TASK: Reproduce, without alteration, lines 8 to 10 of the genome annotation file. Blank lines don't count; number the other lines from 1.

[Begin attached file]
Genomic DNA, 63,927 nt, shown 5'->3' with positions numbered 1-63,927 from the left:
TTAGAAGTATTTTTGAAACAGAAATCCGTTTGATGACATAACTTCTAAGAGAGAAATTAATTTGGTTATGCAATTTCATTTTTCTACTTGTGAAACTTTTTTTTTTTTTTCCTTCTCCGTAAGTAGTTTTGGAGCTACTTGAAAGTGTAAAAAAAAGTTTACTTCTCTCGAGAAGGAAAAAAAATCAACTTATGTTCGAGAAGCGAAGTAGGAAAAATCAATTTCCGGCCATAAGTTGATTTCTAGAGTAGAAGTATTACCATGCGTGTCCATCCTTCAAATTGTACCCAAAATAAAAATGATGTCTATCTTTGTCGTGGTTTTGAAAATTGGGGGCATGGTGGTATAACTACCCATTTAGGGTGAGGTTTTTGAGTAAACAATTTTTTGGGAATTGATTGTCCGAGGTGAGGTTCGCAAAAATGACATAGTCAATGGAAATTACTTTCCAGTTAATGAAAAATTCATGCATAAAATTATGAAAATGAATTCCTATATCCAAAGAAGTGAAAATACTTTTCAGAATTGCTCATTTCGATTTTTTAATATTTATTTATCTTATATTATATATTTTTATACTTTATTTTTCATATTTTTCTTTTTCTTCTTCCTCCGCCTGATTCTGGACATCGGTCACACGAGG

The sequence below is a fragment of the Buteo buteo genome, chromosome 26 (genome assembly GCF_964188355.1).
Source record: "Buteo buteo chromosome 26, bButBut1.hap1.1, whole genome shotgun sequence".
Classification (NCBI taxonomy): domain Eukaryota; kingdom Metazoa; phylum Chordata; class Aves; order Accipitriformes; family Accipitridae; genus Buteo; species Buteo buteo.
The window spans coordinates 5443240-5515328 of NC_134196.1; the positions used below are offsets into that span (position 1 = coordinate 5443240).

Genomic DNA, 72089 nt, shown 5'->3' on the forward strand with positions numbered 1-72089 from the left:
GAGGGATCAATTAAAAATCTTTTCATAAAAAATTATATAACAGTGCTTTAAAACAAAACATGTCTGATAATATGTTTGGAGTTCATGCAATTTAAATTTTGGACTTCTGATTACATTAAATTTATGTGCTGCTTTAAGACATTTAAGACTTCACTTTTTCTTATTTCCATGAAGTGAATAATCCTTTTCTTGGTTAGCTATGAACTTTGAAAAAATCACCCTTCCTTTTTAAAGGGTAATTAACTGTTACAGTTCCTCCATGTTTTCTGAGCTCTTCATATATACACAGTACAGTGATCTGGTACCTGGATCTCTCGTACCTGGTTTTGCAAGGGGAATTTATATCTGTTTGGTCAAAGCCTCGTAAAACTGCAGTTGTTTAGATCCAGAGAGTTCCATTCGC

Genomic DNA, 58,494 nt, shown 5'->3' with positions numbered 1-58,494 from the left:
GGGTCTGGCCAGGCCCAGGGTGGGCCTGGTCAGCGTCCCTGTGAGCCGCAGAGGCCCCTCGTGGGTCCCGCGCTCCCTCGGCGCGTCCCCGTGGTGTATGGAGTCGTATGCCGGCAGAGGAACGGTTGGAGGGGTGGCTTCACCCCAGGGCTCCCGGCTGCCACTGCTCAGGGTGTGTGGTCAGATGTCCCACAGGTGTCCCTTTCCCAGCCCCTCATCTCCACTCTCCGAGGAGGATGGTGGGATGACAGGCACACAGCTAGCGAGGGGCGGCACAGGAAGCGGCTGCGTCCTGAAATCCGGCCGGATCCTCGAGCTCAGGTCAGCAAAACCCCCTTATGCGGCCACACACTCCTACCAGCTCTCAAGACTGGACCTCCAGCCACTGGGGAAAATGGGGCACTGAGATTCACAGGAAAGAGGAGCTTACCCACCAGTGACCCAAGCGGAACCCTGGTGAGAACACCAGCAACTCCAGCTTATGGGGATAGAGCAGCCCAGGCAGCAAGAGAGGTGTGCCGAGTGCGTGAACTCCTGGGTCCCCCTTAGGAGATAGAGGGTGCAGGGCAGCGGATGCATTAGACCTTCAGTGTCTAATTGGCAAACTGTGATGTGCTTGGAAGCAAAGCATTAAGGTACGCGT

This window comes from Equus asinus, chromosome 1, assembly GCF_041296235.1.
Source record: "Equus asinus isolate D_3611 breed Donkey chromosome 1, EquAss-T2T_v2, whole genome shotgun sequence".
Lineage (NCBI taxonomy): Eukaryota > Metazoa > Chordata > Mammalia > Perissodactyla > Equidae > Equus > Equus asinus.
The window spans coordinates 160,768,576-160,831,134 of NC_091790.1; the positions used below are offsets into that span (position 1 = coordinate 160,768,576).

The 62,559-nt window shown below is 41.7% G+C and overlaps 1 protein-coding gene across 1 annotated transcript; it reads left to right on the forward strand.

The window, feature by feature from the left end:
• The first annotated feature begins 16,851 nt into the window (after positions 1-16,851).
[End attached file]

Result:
GAGGGATCAATTAAAAATCTTTTCATAAAAAATTATATAACAGTGCTTTAAAACAAAACATGTCTGATAATATGTTTGGAGTTCATGCAATTTAAATTTTGGACTTCTGATTACATTAAATTTATGTGCTGCTTTAAGACATTTAAGACTTCACTTTTTCTTATTTCCATGAAGTGAATAATCCTTTTCTTGGTTAGCTATGAACTTTGAAAAAATCACCCTTCCTTTTTAAAGGGTAATTAACTGTTACAGTTCCTCCATGTTTTCTGAGCTCTTCATATATACACAGTACAGTGATCTGGTACCTGGATCTCTCGTACCTGGTTTTGCAAGGGGAATTTATATCTGTTTGGTCAAAGCCTCGTAAAACTGCAGTTGTTTAGATCCAGAGAGTTCCATTCGC

Genomic DNA, 58,494 nt, shown 5'->3' with positions numbered 1-58,494 from the left:
GGGTCTGGCCAGGCCCAGGGTGGGCCTGGTCAGCGTCCCTGTGAGCCGCAGAGGCCCCTCGTGGGTCCCGCGCTCCCTCGGCGCGTCCCCGTGGTGTATGGAGTCGTATGCCGGCAGAGGAACGGTTGGAGGGGTGGCTTCACCCCAGGGCTCCCGGCTGCCACTGCTCAGGGTGTGTGGTCAGATGTCCCACAGGTGTCCCTTTCCCAGCCCCTCATCTCCACTCTCCGAGGAGGATGGTGGGATGACAGGCACACAGCTAGCGAGGGGCGGCACAGGAAGCGGCTGCGTCCTGAAATCCGGCCGGATCCTCGAGCTCAGGTCAGCAAAACCCCCTTATGCGGCCACACACTCCTACCAGCTCTCAAGACTGGACCTCCAGCCACTGGGGAAAATGGGGCACTGAGATTCACAGGAAAGAGGAGCTTACCCACCAGTGACCCAAGCGGAACCCTGGTGAGAACACCAGCAACTCCAGCTTATGGGGATAGAGCAGCCCAGGCAGCAAGAGAGGTGTGCCGAGTGCGTGAACTCCTGGGTCCCCCTTAGGAGATAGAGGGTGCAGGGCAGCGGATGCATTAGACCTTCAGTGTCTAATTGGCAAACTGTGATGTGCTTGGAAGCAAAGCATTAAGGTACGCGT